Satoshi Kojima was a longtime NJPW mid-card wrestler who made the jump after having trouble dealing with Inoki’s insanity and opted to leave with Muto to greener pastures in AJPW. He had a strong start to his AJPW career, gaining popularity with his new fanbase and leading his Block in points during the Round Robin stage of the Champion’s Carnival, as well as winning a Triple Crown #1 contender match on the same show Tenryu beat Muto. The stage was set. All Japan’s biggest remaining star vs. the best prospect to be the ace of AJPW fans had seen in nearly a decade, clearly on the path of being the heir to the throne in the new AJPW. And boy did the crowd love the feisty orange clad babyface here. Cheering for every Lariat, Chop, and Brainbuster no-sell he could give to the fullest creating an unforgettable atmosphere. Tenryu dished out his offense in his legendary fashion for his own supporters as he looked to re-establish himself as the man, still superior to yet another young upstart trying to knock him off the same way Tenryu did to Jumbo Tsuruta nearly 15 years beforehand. So much heart and passion, experience and execution…it’s a classic, people. Must watch. I’m talking about Tenryu taking on Satoshi Kojima from July 17th, 2002 for the Triple Crown.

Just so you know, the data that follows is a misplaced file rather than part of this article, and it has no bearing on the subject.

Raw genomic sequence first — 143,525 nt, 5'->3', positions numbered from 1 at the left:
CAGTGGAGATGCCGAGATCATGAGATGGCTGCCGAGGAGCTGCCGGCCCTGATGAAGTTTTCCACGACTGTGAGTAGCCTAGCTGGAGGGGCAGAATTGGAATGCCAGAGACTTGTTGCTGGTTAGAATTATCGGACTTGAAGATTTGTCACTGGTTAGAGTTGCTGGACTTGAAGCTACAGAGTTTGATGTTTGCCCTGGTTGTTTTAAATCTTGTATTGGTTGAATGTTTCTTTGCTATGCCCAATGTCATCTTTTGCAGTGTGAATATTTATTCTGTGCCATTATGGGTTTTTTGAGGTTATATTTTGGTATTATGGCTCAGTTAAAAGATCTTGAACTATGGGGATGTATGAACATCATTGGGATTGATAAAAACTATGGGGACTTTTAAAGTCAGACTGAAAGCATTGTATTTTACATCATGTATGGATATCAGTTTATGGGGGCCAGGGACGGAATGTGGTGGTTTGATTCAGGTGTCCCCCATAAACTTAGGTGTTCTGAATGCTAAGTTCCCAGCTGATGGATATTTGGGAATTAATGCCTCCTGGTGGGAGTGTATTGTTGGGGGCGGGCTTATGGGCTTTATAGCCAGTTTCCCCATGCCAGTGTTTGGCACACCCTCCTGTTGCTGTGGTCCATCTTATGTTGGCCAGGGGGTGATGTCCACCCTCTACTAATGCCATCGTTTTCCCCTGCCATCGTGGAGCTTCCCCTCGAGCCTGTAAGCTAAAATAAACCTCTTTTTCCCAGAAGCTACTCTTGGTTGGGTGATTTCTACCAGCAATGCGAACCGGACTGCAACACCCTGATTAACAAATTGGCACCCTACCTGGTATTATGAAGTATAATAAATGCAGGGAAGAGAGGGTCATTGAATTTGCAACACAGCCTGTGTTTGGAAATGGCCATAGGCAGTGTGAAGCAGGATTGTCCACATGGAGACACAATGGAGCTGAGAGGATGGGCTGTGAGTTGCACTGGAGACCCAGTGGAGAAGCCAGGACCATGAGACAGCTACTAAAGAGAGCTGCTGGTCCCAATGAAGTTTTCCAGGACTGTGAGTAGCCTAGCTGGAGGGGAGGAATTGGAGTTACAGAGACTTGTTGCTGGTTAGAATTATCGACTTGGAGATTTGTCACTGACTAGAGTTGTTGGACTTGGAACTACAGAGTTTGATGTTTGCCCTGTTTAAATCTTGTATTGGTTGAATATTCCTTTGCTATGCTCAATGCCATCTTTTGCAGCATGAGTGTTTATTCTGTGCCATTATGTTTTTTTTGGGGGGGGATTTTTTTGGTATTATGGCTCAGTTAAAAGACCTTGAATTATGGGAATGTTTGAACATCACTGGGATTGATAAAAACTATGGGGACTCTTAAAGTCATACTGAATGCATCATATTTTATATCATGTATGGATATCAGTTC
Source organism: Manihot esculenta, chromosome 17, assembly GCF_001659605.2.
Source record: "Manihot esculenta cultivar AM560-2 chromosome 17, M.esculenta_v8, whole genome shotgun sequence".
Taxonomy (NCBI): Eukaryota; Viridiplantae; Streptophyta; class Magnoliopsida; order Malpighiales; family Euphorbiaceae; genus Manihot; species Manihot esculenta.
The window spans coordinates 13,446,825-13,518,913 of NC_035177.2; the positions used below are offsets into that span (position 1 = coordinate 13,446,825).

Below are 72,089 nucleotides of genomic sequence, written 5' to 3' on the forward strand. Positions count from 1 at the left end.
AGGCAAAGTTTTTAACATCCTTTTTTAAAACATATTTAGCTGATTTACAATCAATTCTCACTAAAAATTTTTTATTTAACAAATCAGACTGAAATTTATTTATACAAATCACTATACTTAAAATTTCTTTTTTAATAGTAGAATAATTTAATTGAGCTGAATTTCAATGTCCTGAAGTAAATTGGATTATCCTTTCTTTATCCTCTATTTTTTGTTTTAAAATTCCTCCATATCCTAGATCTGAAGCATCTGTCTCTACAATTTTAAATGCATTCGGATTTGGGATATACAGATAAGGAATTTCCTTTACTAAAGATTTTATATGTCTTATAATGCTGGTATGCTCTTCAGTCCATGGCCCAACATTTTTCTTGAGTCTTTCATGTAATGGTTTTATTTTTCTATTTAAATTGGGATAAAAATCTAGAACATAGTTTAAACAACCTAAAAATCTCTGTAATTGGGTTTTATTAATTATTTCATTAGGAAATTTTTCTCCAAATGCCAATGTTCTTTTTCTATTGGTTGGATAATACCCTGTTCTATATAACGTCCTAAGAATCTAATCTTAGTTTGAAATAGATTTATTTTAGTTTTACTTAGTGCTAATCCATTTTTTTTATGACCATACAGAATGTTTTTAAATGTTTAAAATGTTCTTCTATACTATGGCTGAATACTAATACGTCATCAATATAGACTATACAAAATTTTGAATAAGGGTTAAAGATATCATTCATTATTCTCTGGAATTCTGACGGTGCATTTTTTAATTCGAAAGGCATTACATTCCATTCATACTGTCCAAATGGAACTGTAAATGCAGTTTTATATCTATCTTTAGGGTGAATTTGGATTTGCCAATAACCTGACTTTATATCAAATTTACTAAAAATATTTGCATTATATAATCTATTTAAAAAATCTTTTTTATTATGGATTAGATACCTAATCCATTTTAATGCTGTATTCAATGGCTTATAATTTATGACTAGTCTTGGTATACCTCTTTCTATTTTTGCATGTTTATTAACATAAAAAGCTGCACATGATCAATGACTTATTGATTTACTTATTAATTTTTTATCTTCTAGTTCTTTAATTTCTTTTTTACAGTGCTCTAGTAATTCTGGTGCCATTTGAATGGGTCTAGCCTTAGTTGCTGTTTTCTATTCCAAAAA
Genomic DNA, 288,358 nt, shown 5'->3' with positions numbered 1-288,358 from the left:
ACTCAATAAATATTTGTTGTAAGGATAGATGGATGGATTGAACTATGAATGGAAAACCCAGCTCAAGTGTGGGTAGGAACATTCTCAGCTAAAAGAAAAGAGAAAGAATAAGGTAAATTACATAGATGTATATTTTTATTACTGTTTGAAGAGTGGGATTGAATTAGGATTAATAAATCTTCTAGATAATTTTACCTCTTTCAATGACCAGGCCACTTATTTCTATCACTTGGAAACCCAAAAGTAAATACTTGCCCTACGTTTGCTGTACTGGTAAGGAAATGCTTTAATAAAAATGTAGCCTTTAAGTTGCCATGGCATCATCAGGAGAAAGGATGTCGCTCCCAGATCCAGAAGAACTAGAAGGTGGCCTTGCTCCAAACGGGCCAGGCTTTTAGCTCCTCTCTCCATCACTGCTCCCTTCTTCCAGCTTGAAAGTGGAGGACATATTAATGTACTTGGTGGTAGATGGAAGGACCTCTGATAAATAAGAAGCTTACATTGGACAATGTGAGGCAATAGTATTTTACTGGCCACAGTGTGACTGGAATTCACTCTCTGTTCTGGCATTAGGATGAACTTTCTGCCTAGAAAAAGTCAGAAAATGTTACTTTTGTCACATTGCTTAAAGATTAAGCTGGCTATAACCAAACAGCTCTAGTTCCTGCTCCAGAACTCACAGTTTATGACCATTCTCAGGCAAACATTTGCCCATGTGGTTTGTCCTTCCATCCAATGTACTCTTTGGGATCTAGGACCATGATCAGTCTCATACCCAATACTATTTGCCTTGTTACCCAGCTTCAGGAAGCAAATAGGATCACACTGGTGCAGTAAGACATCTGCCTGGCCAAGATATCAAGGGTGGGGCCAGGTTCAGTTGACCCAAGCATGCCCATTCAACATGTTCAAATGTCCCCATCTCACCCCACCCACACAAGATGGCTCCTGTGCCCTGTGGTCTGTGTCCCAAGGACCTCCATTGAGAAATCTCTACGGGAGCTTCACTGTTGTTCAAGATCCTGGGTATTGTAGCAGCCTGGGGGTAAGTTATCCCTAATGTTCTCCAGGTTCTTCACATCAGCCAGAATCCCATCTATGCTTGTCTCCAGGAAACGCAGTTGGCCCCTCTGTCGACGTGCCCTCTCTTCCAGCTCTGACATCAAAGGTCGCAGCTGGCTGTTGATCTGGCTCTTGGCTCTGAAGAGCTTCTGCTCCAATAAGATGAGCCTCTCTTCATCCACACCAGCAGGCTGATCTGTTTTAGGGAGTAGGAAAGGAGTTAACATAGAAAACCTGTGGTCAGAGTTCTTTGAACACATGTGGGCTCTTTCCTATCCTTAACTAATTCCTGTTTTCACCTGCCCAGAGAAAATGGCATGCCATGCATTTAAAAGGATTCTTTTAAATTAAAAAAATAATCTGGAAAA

After losing the title back to Muto a couple of months later Tenryu was a solid player for All Japan, but did well finishing up his run, still working sporadically for All Japan, even getting a brief All Asia Tag Title reign. But he also took on a role in Choshu’s startup World Japan in 2003, and in 2004 he took up an in-depth run in New Japan, starting a faction called Pirates Gundan and making it all the way to the semi-finals of the G1 Climax, then he traveled to NOAH as well as Dragon Gate for brief and not very memorable runs, mainly feuding with Stalker Ishikawa & Magnum TOKYO. Then in 2006 he started his longest run outside of All Japan, of course…wrestling often with HUSTLE, taking up the gimmick of a general in Generalissimo Takada’s Monster Army for typical HUSTLE hijinks. In 2010 he again started his own company, opting from the very…unique name of his previous outfit, to the very lowkey “Tenryu Project” which ran very sporadically, running just under 30 shows total in the last 5 years, running small shows typically attended by the hundreds, until this very year in which Tenryu announced he was retiring, which led to his final match in front of over 10,000 fans in Sumo Hall.
During the Final of New Japan’s G1 Climax tournament, Tenryu made a surprise appearance at the show calling out the IWGP World Heavyweight Champion, Kazuchika Okada, in a segment that left the crowd and sports media buzzing as the young and brash Okada disrespected the legend, setting the stage for one more performance from the man himself.